In this monthly newsletter we share our noticings, seek to amplify important voices, and encourage you to keep asking big questions. Join us.

Same same, but different. 

Issue Nº 2, January 2021
Hello fellow people!

Welcome to 2021! January turns over into a new year for those of us who mark our lives with the Roman calendar. Here in the North the darkness of the winter solstice affords a deeply reflective time. As the light slowly returns in our part of the world, we are focused on taking the next right step as we pursue growth, imagination, and new ways of being.

We have exciting new projects in the works and fresh insights from a research project our interns embarked on over the past few months. We are collaborating to design a toolkit for adaptive management of national action plans around the protection of children, starting a developmental evaluation in health technology, and developing opportunities to teach and share around curriculum design for behavior change. More on all of that soon.

The most clicked link in our last newsletter was about neurodiversity. We’re so glad you’re interested! We are beginning to write and share about our experience as a neurodivergent company. We also find that this year is opening up new energy around exploring and reflecting on our disciplines of design and evaluation, curating trends and sharing bright spots of hope. As always, our work, our lives and our world give us so much to think and talk about.

We are on a journey, working to unlearn, relearn and become more fully ourselves to offer up to this world. We hope you will continue walking with us.

In joy, 

Katrina  & Anna
Picture of Katrina and Anna in Lagos, 2016

What is emerging?


As designers, strategists and evaluators, we often turn our qualitative research skills of questioning, listening, and deep pattern recognition toward uncovering narratives. Frequently, it is through the articulation of an underlying or central narrative that a core belief or “truth” of how something works is uncovered—what is pulling so much weight just under the surface of an issue—and with these deeper insights we can more easily see what needs changing, what wants to be shifted, or what the next step needs to be.

As we dive into decolonizing our practice, the importance of narratives is popping up as central to how white supremacy, anti-black racism, and colonial power has been perpetuated and held in place. Once you begin to see it—the narratives that hold these hierarchical fallacies as normative—you can’t unsee it. We are reading, educating ourselves, consuming art, and connecting with others to actively strengthen our lens in this area.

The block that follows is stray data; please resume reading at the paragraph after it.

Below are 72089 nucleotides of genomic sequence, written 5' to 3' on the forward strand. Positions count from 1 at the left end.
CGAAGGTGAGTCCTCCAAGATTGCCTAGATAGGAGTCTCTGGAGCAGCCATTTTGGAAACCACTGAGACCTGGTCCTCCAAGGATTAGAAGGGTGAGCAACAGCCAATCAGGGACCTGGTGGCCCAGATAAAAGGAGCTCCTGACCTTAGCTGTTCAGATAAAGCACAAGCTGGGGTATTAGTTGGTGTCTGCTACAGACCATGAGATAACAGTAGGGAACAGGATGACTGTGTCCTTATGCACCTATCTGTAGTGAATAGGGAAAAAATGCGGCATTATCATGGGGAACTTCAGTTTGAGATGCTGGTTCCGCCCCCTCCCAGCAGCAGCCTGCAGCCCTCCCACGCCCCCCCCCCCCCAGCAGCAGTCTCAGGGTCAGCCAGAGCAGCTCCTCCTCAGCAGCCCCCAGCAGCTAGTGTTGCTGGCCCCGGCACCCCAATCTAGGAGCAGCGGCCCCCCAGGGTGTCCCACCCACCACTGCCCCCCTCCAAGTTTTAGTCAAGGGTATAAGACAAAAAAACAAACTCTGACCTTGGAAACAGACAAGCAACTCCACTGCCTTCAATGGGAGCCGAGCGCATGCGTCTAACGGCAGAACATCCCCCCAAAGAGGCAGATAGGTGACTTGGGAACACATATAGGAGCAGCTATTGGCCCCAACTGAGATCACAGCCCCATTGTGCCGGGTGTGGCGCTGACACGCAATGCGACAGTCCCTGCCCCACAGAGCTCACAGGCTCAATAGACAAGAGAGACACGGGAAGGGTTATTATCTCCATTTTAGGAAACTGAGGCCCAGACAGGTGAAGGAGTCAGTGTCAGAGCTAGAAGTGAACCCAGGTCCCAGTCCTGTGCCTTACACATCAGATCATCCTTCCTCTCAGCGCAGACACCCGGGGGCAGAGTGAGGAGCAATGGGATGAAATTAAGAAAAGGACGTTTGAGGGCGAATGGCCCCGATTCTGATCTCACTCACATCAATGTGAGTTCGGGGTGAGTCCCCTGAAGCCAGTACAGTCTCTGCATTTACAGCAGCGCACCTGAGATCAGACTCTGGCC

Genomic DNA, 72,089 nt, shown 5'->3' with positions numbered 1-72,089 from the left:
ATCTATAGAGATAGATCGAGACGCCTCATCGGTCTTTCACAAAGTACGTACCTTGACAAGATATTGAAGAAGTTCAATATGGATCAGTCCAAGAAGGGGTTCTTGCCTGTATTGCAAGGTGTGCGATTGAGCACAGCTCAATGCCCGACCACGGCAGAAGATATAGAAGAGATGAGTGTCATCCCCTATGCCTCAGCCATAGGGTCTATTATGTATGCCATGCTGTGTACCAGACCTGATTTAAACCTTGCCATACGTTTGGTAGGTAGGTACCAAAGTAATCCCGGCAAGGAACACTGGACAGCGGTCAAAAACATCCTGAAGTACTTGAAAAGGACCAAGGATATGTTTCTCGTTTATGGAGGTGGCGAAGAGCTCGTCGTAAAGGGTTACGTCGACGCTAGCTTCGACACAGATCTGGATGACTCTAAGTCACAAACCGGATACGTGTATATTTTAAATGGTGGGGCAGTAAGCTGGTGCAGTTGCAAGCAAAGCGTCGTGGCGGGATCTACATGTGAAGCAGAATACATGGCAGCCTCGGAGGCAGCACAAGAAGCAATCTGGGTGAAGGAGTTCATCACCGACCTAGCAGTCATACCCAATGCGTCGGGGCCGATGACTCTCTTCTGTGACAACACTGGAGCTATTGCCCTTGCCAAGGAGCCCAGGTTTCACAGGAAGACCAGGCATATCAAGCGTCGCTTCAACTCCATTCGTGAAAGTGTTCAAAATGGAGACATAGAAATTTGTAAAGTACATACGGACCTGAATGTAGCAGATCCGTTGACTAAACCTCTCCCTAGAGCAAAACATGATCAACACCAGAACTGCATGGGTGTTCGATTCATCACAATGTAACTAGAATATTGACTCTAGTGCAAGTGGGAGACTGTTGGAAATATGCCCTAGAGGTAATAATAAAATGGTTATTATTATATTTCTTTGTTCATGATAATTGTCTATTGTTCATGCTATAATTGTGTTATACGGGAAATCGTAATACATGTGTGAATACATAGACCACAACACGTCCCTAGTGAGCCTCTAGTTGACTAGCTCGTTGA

A conversation led by Moky Makura of Africa No Filter opened us up to seeing our own untransformed narratives of “Africa.” As we see these narratives more clearly, we also see more clearly how we are complicit in perpetuating them and the enormous power and opportunity for each of us to contribute to collective narratives that counter white supremacy in all its forms.


Here are some fun, thought-provoking, engaging, and otherwise beautiful stepping stones we passed by this month. What might this plant in your life?

  • The awareness of mutual aid as a viable support mechanism is taking hold during the pandemic and within the trajectory of BLM and antiracism work. Bloomberg CityLab published a stunning Visual History of Mutual Aid that includes a link to Mutual Aid 101 resource created by social justice organizer Mariame Kaba in collaboration with Congresswoman Alexandria Ocasio-Cortez. We are the resource we need.
  • This month my commitment to “see beautiful everyday” is fulfilled by the twinkling lights on our office wishing tree, green plants growing against the whiteout of winter outside the window, and the inspiring work of Morgan Harper Nichols. Breathe it all in.
  • The Equitable Evaluation Initiative is working with funders and evaluators alike to unpack ways in which evaluation, cloaked in “objectivity” and “scientific knowledge” and “evidence”, is wielded on behalf of hegemonic norms that oppress and create inequitable conditions. Read a bit about how evaluation can perpetuate inequity.
  • Ms. Afropolitan. A stunningly beautiful collection of writing, art, and ideas by Minna Salami on feminism, Africa, popular culture, and social criticism. Feed yourself wonderful counter-cultural wisdom and narrative.
Picture Impact is a women-owned small business.
December 2020. All rights reserved.